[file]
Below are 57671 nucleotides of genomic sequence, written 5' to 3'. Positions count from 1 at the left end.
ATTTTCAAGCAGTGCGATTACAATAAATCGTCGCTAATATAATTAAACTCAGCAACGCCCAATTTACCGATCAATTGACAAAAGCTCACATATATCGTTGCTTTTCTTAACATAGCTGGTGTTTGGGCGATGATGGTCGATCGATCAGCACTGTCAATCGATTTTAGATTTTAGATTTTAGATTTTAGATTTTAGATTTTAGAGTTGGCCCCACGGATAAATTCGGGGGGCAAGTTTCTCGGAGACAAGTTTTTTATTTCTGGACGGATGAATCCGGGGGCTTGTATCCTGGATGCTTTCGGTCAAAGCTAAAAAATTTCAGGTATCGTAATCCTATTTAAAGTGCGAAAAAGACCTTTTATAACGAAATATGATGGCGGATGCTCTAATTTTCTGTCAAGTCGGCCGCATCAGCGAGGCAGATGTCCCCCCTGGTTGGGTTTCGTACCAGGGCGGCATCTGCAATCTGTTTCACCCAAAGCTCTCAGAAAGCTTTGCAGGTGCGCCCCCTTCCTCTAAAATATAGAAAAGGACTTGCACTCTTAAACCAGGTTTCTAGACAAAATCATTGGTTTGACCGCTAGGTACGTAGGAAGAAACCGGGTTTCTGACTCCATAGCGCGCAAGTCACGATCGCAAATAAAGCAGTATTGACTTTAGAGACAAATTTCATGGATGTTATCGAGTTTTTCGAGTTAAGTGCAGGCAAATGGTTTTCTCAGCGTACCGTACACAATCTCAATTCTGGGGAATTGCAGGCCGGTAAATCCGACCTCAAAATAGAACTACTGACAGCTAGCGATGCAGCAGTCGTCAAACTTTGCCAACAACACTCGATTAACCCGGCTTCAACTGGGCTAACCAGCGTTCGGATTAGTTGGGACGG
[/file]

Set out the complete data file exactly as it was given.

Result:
Below are 57671 nucleotides of genomic sequence, written 5' to 3'. Positions count from 1 at the left end.
ATTTTCAAGCAGTGCGATTACAATAAATCGTCGCTAATATAATTAAACTCAGCAACGCCCAATTTACCGATCAATTGACAAAAGCTCACATATATCGTTGCTTTTCTTAACATAGCTGGTGTTTGGGCGATGATGGTCGATCGATCAGCACTGTCAATCGATTTTAGATTTTAGATTTTAGATTTTAGATTTTAGATTTTAGAGTTGGCCCCACGGATAAATTCGGGGGGCAAGTTTCTCGGAGACAAGTTTTTTATTTCTGGACGGATGAATCCGGGGGCTTGTATCCTGGATGCTTTCGGTCAAAGCTAAAAAATTTCAGGTATCGTAATCCTATTTAAAGTGCGAAAAAGACCTTTTATAACGAAATATGATGGCGGATGCTCTAATTTTCTGTCAAGTCGGCCGCATCAGCGAGGCAGATGTCCCCCCTGGTTGGGTTTCGTACCAGGGCGGCATCTGCAATCTGTTTCACCCAAAGCTCTCAGAAAGCTTTGCAGGTGCGCCCCCTTCCTCTAAAATATAGAAAAGGACTTGCACTCTTAAACCAGGTTTCTAGACAAAATCATTGGTTTGACCGCTAGGTACGTAGGAAGAAACCGGGTTTCTGACTCCATAGCGCGCAAGTCACGATCGCAAATAAAGCAGTATTGACTTTAGAGACAAATTTCATGGATGTTATCGAGTTTTTCGAGTTAAGTGCAGGCAAATGGTTTTCTCAGCGTACCGTACACAATCTCAATTCTGGGGAATTGCAGGCCGGTAAATCCGACCTCAAAATAGAACTACTGACAGCTAGCGATGCAGCAGTCGTCAAACTTTGCCAACAACACTCGATTAACCCGGCTTCAACTGGGCTAACCAGCGTTCGGATTAGTTGGGACGG